Thursday 25 February 2016

Reprojecting coordinates according to their geodetic datum

For a long time Darwin Core has a term to declare the exact geodetic datum used for the given coordinate. Quite a few data publishers in GBIF have used dwc:geodeticDatum for some time to publish the datum of their location coordinates.

Until now GBIF has treated all coordinates as if they were in WGS84, the widespread global standard datum used by the Global Positioning System (GPS). Accordingly locations given in a different datum, for example NAD27 or AGD66, were displaced on GBIF maps a little. This so called “datum shift” is not dramatic, but can be up to a few hundred metres depending on the location and datum. The Univeristy of Colorado has a nice visualization of the impact.

At GBIF we interpret the geodeticDatum and reproject all coordinates as good as we can into the single datum WGS84. In order to do this there are two main steps that need to be done: parse and interpret the given verbatim geodetic datum and then do the actual transformation based on the known geodetic parameters.

Parsing geodeticDatum

As usual GBIF receives a lot of noise when reading the dwc:geodeticDatum. After removing the obvious bad values, e.g. introduced by bad mappings done by the publisher, we still ended up with over 300 different values for some datum. Most commonly simple names or abbreviations are used, e.g. NAD27, WGS72, ED50, TOKYO. In some cases we also see proper EPSG codes coming in, e.g. EPSG:4326 which is the EPSG code for WGS84. As EPSG is a widespread and complete reference dataset of geodetic parameters, supported by many java libraries, we decided to add a new DatumParser to our parser library that directly returns EPSG integer codes for datum values. That way we can lookup geodetic parameters easily in the following transformation step. In addition to parse any given EPSG:xyz code directly it also understands most datums found in the GBIF network based on a simple dictionary file which we manually curate.

Even though EPSG codes are well maintained, very complete and supported by most software opaque integer codes have a harder time to get used than meaningful short names. Maybe a lesson we should keep in mind when debating about identifiers elsewhere.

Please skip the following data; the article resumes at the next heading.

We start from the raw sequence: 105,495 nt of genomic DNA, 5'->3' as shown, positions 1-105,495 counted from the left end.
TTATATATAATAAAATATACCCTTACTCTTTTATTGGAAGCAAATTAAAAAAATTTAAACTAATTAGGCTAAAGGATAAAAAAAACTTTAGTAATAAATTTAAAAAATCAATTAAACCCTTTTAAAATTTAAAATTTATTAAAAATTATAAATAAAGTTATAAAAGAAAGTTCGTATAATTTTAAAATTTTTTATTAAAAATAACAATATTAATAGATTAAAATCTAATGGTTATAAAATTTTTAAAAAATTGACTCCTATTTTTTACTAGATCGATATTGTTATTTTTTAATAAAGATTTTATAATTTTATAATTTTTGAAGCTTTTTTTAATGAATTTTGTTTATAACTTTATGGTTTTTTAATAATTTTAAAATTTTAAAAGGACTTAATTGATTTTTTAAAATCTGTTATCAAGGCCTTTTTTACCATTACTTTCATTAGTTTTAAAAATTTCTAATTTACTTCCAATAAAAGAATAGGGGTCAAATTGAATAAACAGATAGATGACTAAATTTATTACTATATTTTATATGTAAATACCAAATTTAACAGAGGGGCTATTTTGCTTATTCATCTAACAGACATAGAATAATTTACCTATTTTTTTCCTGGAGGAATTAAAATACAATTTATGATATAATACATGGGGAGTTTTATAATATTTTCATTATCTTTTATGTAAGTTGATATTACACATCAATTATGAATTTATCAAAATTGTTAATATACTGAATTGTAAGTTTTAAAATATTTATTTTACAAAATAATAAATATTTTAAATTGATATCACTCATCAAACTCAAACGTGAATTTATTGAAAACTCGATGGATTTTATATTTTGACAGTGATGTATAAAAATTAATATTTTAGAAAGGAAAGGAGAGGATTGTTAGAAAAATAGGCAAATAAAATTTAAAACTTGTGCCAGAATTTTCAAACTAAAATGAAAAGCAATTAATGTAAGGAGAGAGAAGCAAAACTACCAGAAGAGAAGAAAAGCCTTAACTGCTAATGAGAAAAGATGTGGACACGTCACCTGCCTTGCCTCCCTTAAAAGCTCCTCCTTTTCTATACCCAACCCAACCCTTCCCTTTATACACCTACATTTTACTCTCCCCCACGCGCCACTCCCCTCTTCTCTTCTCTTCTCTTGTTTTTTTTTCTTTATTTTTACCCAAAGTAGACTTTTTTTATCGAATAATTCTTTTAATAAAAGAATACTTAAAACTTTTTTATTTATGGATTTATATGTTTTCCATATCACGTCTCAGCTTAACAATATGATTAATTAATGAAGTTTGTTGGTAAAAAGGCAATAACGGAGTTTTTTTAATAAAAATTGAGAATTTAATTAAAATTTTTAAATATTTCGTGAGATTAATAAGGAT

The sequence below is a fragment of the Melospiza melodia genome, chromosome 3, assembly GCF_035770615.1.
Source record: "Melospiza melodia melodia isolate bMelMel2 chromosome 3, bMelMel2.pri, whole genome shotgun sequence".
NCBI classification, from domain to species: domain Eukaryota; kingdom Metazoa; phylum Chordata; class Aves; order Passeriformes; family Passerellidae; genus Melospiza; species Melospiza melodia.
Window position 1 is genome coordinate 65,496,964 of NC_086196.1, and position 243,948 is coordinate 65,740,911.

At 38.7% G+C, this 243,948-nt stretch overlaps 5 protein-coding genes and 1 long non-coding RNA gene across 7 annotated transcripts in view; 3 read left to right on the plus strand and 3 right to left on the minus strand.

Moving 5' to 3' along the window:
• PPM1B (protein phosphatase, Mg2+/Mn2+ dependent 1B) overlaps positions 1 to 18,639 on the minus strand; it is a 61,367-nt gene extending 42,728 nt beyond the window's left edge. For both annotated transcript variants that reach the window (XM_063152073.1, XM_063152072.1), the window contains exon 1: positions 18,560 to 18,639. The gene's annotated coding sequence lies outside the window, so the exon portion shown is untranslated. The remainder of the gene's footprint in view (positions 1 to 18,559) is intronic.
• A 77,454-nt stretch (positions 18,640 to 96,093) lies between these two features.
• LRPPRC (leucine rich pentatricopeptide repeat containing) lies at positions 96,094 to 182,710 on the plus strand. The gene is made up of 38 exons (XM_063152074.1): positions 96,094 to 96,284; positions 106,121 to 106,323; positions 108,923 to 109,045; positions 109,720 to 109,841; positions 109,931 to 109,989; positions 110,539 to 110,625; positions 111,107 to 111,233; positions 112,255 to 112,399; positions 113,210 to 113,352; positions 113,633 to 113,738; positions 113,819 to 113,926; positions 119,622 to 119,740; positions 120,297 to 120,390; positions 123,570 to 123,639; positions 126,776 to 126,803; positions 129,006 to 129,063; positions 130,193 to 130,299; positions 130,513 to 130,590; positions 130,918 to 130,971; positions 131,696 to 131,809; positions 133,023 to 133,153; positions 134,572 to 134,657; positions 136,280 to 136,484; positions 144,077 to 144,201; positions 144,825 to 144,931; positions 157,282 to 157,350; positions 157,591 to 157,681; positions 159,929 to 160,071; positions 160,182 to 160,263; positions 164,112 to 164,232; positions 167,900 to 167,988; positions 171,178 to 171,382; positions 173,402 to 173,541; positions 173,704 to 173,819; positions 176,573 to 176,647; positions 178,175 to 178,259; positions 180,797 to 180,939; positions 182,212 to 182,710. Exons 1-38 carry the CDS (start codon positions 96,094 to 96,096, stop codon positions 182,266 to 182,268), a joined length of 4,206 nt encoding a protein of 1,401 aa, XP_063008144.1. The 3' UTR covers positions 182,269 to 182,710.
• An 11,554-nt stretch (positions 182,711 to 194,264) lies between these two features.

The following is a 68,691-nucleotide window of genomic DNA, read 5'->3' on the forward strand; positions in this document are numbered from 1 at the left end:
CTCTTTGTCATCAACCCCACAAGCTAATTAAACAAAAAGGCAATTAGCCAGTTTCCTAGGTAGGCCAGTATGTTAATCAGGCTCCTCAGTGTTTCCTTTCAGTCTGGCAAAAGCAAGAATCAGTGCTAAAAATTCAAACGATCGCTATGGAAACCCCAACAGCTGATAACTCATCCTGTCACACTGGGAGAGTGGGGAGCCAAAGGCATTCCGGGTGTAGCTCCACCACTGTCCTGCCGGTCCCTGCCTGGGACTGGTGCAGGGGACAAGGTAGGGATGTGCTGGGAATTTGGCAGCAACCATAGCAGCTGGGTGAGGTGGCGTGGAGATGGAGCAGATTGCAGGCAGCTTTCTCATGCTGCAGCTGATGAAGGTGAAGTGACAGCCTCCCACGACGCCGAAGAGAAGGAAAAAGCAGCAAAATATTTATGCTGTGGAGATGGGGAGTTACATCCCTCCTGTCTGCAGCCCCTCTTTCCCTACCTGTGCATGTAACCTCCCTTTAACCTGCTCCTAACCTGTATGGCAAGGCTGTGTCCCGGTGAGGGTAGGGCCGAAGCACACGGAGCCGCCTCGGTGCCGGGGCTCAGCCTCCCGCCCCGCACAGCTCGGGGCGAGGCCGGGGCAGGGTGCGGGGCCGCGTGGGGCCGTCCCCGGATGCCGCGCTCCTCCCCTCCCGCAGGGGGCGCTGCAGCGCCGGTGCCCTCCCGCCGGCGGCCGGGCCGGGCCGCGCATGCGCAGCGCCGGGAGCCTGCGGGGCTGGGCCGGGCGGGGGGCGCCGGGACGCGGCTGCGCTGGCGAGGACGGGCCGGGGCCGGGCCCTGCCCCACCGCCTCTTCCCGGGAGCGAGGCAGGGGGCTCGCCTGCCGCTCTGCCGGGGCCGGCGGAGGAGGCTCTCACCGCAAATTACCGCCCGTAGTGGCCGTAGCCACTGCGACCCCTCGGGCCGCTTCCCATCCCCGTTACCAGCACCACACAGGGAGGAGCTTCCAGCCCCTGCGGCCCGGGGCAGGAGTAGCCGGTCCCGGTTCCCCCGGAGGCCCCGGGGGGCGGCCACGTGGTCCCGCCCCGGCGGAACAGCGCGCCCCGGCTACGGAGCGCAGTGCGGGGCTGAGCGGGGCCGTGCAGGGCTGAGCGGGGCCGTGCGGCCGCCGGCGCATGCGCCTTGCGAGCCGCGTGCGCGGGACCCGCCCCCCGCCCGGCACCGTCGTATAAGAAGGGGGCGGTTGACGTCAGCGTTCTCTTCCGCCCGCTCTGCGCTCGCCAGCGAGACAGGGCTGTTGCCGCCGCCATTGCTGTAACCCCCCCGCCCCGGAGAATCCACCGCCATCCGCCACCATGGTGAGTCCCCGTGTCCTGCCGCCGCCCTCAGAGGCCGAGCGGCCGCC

Our recommendation to publishers is to use the EPSG codes if you know them, otherwise stick to the simple well known names. A good place to search for EPSG codes is


Once we have a decimal coordinate and a well known geodetic source datum the transformation itself is rather straight forward. We use geotools to do the work. The first step in the transformation is to instantiate a CoordinateReferenceSystem (CRS) using the parsed EPSG code of the geodeticDatum. A CRS combines a datum with a coordinate system, in our case this always a 2 dimensional system with the prime meridian in Greenwich and longitude values increasing East, latitude values North.

As EPSG codes can refer to both, just a plain datum and also a complete spatial reference system, we need to take this into account when building the CRS like this:

 private CoordinateReferenceSystem parseCRS(String datum) {
    CoordinateReferenceSystem crs = null;
    // the GBIF DatumParser in use
    ParseResult<Integer> epsgCode = PARSER.parse(datum);
    if (epsgCode.isSuccessful()) {
      final String code = "EPSG:" + epsgCode.getPayload();
      // first try to create a full fledged CRS from the given code
      try {
        crs = CRS.decode(code);

      } catch (FactoryException e) {
        // that didn't work, maybe it is *just* a datum
        try {
          GeodeticDatum dat = DATUM_FACTORY.createGeodeticDatum(code);
      // build a CRS using the standard 2-dim Greenwich coordinate system
          crs = new DefaultGeographicCRS(dat, DefaultEllipsoidalCS.GEODETIC_2D);

        } catch (FactoryException e1) {
          // also not a datum, no further ideas, log error
"No CRS or DATUM for given datum code >>{}<<: {}", datum, e1.getMessage());
    return crs;

Once we have a CRS instance we can create a specific WGS84 transformation and apply it to our coordinate:

public ParseResult<LatLng> reproject(double lat, double lon, String datum) {
   CoordinateReferenceSystem crs = parseCRS(datum);
   MathTransform transform = CRS.findMathTransform(crs, DefaultGeographicCRS.WGS84, true);
   // different CRS may swap the x/y axis for lat lon, so check first:
   double[] srcPt;
   double[] dstPt = new double[3];
   if (CRS.getAxisOrder(crs) == CRS.AxisOrder.NORTH_EAST) {
     // lat lon
     srcPt = new double[] {lat, lon, 0};
   } else {
     // lon lat
     srcPt = new double[] {lon, lat, 0};

   transform.transform(srcPt, 0, dstPt, 0, 1);
   return ParseResult.success(ParseResult.CONFIDENCE.DEFINITE, new LatLng(dstPt[1], dstPt[0]), issues);

The actual projection code does a bit more of null and exception handling which I have removed here for simplicity.

As you can see above we also have to watch out for spatial reference systems that use a different axis ordering. Luckily geotools knows all about that and provides a very simple way to test for it.

Issue flags

As with most of our processing we flag records when problems or assumed behavior occurs. In the case of the geodetic datum processing we keep track of 5 distinct issues which are available as GBIF portal occurrence search filters:

  • COORDINATE_REPROJECTION_FAILED: A CRS was instantiated, but the transformation failed for some reason.
  • GEODETIC_DATUM_INVALID: The datum parser was unable to return an EPSG code for the given datum string.
  • COORDINATE_REPROJECTION_SUSPICIOUS: The reprojection resulted in a datum shift larger than 0.1 degrees.
  • GEODETIC_DATUM_ASSUMED_WGS84: No datum was given or the given datum was not understood. In that case the original coordinates remain untouched.
  • COORDINATE_REPROJECTED: The coordinate was successfully transformed and differs now from the verbatim one given.